I've had this same question regarding keeping climate control off at will, such as with the windows open. The owner's manual is lacking in that area. I have unsuccessfully searched the net for generic climate control manual operation info and would be interested in any insight from anyone. Seems like such a waste of gas to just leave it on auto even with the windows open. Hyundai should take an interest in clarifying this as a good corporate citizen with thousands of Sonatas sold and gas supply and prices as they are.

    You say... "It would seem from my observations so far, that Temperature Dial should be set at or above ambient air temperature as reported on the Automatic Climate Control Display and the Fan set to a manual speed setting, to eliminate Automatic Control."

    This is the way I operate my LX most of the time with it giving forced vent air but I am constantly fiddling with the digital temp control when in manual mode to keep it even with or within just a few degrees higher than the outside air temp display because the heater is also mixed in by that same temperature relationship.
  • pruoffpruoff Posts: 18
    Bad gas can definitely be ruled out. My husband fills his car up at the same gas station. His car (with over 100,000 miles) runs great. My runs like a piece of junk.
  • slm1slm1 Posts: 28
    I agree, it is not the gas. Hyundai is inconsistant manufacturing their cars. They say the 4 cylinder has a vibration characteristic, but I have read on the 2006 forum plenty of complaints from GLS, XL and V6 owners about vibration. Hyundai is selling cars because of good marketing. That's pretty much how I ended up buying a Sonata. I needed a new car and the t.v. ads claimed to have a warranty like no others were offering. This appealed to me to buy. But once I needed my car repaired, they skirt around the warranty by saying they don't agree with the problem. Hyundai builds junk cars and does not stand by their warranty.
  • bobadbobad Posts: 1,587
    I agree, it is not the gas. Hyundai is inconsistant manufacturing their cars.

    It's almost like we own 2 different cars. There IS only 1 Sonata, right? :D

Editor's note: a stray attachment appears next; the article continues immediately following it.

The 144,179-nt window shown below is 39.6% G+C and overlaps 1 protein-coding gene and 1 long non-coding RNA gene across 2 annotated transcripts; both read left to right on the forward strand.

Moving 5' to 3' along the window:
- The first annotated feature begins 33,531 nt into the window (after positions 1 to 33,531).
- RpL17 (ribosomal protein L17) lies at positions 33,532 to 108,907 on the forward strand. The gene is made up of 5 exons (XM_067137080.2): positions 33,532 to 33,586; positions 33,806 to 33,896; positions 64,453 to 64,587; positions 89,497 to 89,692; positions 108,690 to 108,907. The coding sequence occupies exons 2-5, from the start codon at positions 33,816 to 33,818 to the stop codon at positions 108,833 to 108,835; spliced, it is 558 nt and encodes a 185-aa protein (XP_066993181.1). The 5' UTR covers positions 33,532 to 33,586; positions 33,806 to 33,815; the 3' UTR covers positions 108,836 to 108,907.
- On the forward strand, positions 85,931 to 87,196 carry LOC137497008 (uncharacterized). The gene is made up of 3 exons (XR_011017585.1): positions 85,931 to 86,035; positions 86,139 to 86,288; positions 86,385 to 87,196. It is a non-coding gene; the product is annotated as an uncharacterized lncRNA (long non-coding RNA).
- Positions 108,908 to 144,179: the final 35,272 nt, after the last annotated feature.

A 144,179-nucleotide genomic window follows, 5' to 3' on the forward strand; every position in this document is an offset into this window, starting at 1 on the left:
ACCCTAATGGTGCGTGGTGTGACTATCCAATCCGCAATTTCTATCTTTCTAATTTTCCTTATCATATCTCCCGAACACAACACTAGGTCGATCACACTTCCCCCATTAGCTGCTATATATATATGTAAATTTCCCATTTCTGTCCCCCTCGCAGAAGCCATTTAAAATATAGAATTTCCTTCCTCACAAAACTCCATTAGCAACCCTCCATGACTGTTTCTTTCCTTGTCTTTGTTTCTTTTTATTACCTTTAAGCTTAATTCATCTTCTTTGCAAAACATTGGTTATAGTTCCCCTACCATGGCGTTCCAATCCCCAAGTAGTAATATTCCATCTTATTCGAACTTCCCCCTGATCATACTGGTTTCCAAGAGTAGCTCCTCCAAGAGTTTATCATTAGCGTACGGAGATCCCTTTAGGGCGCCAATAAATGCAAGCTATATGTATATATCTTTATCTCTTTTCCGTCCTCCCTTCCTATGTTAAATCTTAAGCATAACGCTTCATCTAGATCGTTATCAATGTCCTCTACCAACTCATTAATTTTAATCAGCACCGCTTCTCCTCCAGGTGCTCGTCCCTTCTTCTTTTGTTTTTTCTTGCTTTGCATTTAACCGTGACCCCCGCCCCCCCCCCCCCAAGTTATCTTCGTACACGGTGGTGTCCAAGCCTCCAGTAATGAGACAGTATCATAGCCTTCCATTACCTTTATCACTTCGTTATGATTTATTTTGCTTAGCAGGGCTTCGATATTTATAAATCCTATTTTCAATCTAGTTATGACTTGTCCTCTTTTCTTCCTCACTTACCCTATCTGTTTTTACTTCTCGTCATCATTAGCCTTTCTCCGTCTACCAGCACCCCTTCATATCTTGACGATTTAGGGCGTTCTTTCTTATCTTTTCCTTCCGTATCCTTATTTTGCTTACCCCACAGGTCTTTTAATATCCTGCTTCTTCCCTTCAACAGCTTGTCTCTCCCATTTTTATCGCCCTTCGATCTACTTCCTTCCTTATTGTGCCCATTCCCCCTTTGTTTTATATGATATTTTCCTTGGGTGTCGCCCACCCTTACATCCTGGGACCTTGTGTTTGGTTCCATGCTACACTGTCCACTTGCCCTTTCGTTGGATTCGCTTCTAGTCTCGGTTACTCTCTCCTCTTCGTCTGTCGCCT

Instead of spewing sour grapes, take your car to the dealer, and politely ask... not demand... them to check it out. Believe me, they want you to be satisfied as nuch as you do. It's in their best interest too! If you act hostile don't expect much help. Many people just can't deal with hostility and will try to avoid you.

    That said, some dealers are pretty sad. It's not a Hyundai thing. It's an industry-wide thing. My dealer is fantastic, but yours may not be. In that case, take your car to another dealer. Or tell your dealer you are going to get the car fixed at an independent garage and your lawyer will send Hyundai the bill. Say all this while smiling and being very polite, mind you. ;)
  • slm1slm1 Posts: 28
    Bobad
    First of all, I did not go to the dealership with a hostil attitude, as you assume I did. Also, I did go to 2 different dealerships to no avail. I also have talked to Hyundai's Consumer Assurance all the way up to the CEO, Mr Koh also to no avail. Seems like my experience with Hyundai is not good. I can say how unhappy I am with Hyundai all I want and if you dont like it get off this forum. Afterall it is Problems and Solutions. Get the idea, people are suppose to give constructive help to people who have a problem with their car and need the advise. If you have such a great dealership ~ try spreading the word and mention their name, city and state. This might acually help someone! Get it ~ Problems and Solutions. I have read in other posts people bragging about how great their dealership is ~ Well, let someone else know too. Duh!!!
  • kman54kman54 Posts: 12
    I disagree in every way. I own a 2006 Sonata V6 LX and this is a very quiet car. No annoying vibrations in my car and a very well insulated and quiet motor. I do have a little road noise due to the 17" wheels but I suspect that is a characteristic of the larger rims and low profile tires.

    My dealer certainly doesnt skirt around the warranty. Heck man, warranty work is a dealerships lifeline, not the sale of the car itself.

    Many of us will have some problems with our new Sonatas as in any car by any make. I am just thankful that I do have the 10 year 100,000 warranty that came with the car at no extra charge rather than the usual 3 - 36,000 offered by other makes.